Because they are giant behemoths who essentially act as country-less corporate nation-states with marketing budgets that rival the GDPs of mid-sized European countries, it shouldn’t be a surprise that Coke and Pepsi already have sugar-free players in what business school students call their “portfolio,” most notably thanks to Coke’s recent acquisition of Texas hipster seltzer beverage Topo Chico last year. When three of the biggest drink manufacturers in the world each make a move in the past month away from the sugary thing that originally made them giant drink manufacturers, we’re reaching an inflection point.
All of these business decisions I was forced to look up on the internet underline a central theme in America: our weird love for absolutes, especially when it comes to diet. We, the American People, love a good scapegoat, and so, in the '90s, we blamed fats and cholesterol for destroying the health of our children and giving us premature dad bods despite the fact that we rollerbladed everyday while listening to Fine Young Cannibals, and now we have foisted the blame on sugar. But as much as we love a scapegoat, we also love its opposite: the perfect diet food, aka a food item that is, by the normal standards of diet, considered a “cheat food” or “dessert” or “cheese” but thanks to the latest health craze, considered something you can enjoy in unlimited quantities, as long as you stay away from the scapegoat.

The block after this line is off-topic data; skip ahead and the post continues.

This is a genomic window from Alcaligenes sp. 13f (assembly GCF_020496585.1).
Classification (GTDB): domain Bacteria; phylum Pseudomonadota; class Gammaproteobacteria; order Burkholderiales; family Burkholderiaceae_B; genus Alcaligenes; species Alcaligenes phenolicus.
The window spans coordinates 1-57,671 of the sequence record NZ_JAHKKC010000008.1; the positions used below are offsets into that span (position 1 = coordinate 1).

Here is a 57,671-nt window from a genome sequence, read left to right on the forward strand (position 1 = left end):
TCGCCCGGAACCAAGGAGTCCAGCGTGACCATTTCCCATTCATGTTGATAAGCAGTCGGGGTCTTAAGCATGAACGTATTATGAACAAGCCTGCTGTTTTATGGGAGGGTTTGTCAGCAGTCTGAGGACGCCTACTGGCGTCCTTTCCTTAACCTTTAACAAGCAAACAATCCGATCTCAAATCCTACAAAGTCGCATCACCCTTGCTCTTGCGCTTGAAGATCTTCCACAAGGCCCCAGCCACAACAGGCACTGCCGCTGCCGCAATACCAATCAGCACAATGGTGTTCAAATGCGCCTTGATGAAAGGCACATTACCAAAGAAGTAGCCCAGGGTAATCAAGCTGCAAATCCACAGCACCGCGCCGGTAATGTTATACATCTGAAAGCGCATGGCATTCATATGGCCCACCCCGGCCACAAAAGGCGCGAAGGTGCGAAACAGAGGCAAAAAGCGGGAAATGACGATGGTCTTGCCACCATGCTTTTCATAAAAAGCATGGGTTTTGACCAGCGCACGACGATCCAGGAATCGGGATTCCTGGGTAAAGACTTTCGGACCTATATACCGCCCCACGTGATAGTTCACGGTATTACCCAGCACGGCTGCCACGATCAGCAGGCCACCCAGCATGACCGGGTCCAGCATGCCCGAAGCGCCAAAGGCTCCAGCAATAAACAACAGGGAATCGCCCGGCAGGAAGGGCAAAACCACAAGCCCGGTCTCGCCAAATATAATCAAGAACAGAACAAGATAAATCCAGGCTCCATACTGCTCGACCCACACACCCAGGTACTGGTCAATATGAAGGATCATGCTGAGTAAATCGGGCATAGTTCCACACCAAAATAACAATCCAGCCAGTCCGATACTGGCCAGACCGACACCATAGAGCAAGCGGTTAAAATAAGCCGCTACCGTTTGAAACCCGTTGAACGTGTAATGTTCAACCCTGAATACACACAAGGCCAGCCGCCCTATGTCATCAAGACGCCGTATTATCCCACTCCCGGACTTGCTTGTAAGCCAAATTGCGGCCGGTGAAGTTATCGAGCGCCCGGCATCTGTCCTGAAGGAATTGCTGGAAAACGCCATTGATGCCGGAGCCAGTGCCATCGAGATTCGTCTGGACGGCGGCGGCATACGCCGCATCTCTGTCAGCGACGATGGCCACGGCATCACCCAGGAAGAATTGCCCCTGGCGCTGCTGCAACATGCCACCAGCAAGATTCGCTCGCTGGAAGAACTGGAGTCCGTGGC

This thinking helps explain why fad diets that promise you can eat as much of something as you want work so well here -- there is a constant need to feel like we’ve put something over on someone, even if it’s ourselves. No one wants to be told that just eating a balanced diet featuring small amounts of all the unhealthy things, and larger amounts of all the healthy things is the answer. No, we shout, viewing our health as if it’s a casino blackjack table. Surely there is some sort of angle or advantage to be played here, a way to, say, eat nothing but steak and bacon or cheese chips and mayonnaise. And some enterprising nutritionist sees us eagerly waving our hundred dollar bills around and they tell us what we want to hear.
A good way to test this theory is to look at the current best selling food books on Amazon right now. Seven of the top 16 books are the Keto diet, the current darling of the diet world, which essentially means eating some protein, lots of fat, and avoiding sugar. Pretty much all studies suggest that this diet, like EVERY OTHER FAD DIET, works well in the short term, but does just as terribly in the long-term, since the other thing we the American people have is short attention spans.
And because everything is cyclical, it's only a matter of time before we reach a point where a new study will come out and sugar's prominence as the spokesperson for the Evil Foods Empire will fade, and Sodastream will release its home Pepsi mix (“sugar is back baby,” Jim Cramer will shout from a bathroom stall), and every Costa Coffee will feature a prominent standalone display of Mexican Cokes (“made with real cane sugar,” will say someone driving by a London bank), and, only then, when all the other market forces have aligned will Starbucks quietly start testing a nonfat fro-yo Frappuccino aimed at tweens, with an off-menu Snackwell's Devil's Food Cake cookie mix-in (*extreme Joey Lawrence voice* Whoa).